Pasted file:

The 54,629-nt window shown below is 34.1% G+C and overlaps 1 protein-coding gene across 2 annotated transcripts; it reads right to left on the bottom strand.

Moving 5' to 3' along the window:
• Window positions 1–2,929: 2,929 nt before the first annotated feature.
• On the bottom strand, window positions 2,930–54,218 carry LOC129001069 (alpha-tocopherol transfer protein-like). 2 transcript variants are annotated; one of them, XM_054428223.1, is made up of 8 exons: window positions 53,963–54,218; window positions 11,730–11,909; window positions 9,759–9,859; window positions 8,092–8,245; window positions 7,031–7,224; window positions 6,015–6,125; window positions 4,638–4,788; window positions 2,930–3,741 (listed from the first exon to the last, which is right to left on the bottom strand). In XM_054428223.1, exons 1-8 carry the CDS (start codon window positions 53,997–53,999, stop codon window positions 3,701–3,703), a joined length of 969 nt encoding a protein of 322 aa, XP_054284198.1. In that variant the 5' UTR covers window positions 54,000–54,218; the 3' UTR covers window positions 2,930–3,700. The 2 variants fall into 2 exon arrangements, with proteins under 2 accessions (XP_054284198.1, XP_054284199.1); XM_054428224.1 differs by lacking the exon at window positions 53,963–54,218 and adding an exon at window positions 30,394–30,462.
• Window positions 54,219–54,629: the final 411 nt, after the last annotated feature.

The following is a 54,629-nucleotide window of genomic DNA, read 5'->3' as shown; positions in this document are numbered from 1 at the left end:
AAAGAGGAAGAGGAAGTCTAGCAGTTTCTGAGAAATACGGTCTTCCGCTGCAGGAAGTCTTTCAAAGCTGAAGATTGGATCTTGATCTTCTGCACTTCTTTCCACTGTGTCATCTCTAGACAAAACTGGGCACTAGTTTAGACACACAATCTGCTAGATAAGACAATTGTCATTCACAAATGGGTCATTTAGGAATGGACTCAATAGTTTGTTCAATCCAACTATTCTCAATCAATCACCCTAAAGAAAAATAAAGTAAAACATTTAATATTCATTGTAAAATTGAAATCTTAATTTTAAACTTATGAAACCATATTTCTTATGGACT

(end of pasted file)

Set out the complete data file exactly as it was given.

The 54,629-nt window shown below is 34.1% G+C and overlaps 1 protein-coding gene across 2 annotated transcripts; it reads right to left on the bottom strand.

Moving 5' to 3' along the window:
• Window positions 1–2,929: 2,929 nt before the first annotated feature.
• On the bottom strand, window positions 2,930–54,218 carry LOC129001069 (alpha-tocopherol transfer protein-like). 2 transcript variants are annotated; one of them, XM_054428223.1, is made up of 8 exons: window positions 53,963–54,218; window positions 11,730–11,909; window positions 9,759–9,859; window positions 8,092–8,245; window positions 7,031–7,224; window positions 6,015–6,125; window positions 4,638–4,788; window positions 2,930–3,741 (listed from the first exon to the last, which is right to left on the bottom strand). In XM_054428223.1, exons 1-8 carry the CDS (start codon window positions 53,997–53,999, stop codon window positions 3,701–3,703), a joined length of 969 nt encoding a protein of 322 aa, XP_054284198.1. In that variant the 5' UTR covers window positions 54,000–54,218; the 3' UTR covers window positions 2,930–3,700. The 2 variants fall into 2 exon arrangements, with proteins under 2 accessions (XP_054284198.1, XP_054284199.1); XM_054428224.1 differs by lacking the exon at window positions 53,963–54,218 and adding an exon at window positions 30,394–30,462.
• Window positions 54,219–54,629: the final 411 nt, after the last annotated feature.

The following is a 54,629-nucleotide window of genomic DNA, read 5'->3' as shown; positions in this document are numbered from 1 at the left end:
AAAGAGGAAGAGGAAGTCTAGCAGTTTCTGAGAAATACGGTCTTCCGCTGCAGGAAGTCTTTCAAAGCTGAAGATTGGATCTTGATCTTCTGCACTTCTTTCCACTGTGTCATCTCTAGACAAAACTGGGCACTAGTTTAGACACACAATCTGCTAGATAAGACAATTGTCATTCACAAATGGGTCATTTAGGAATGGACTCAATAGTTTGTTCAATCCAACTATTCTCAATCAATCACCCTAAAGAAAAATAAAGTAAAACATTTAATATTCATTGTAAAATTGAAATCTTAATTTTAAACTTATGAAACCATATTTCTTATGGACT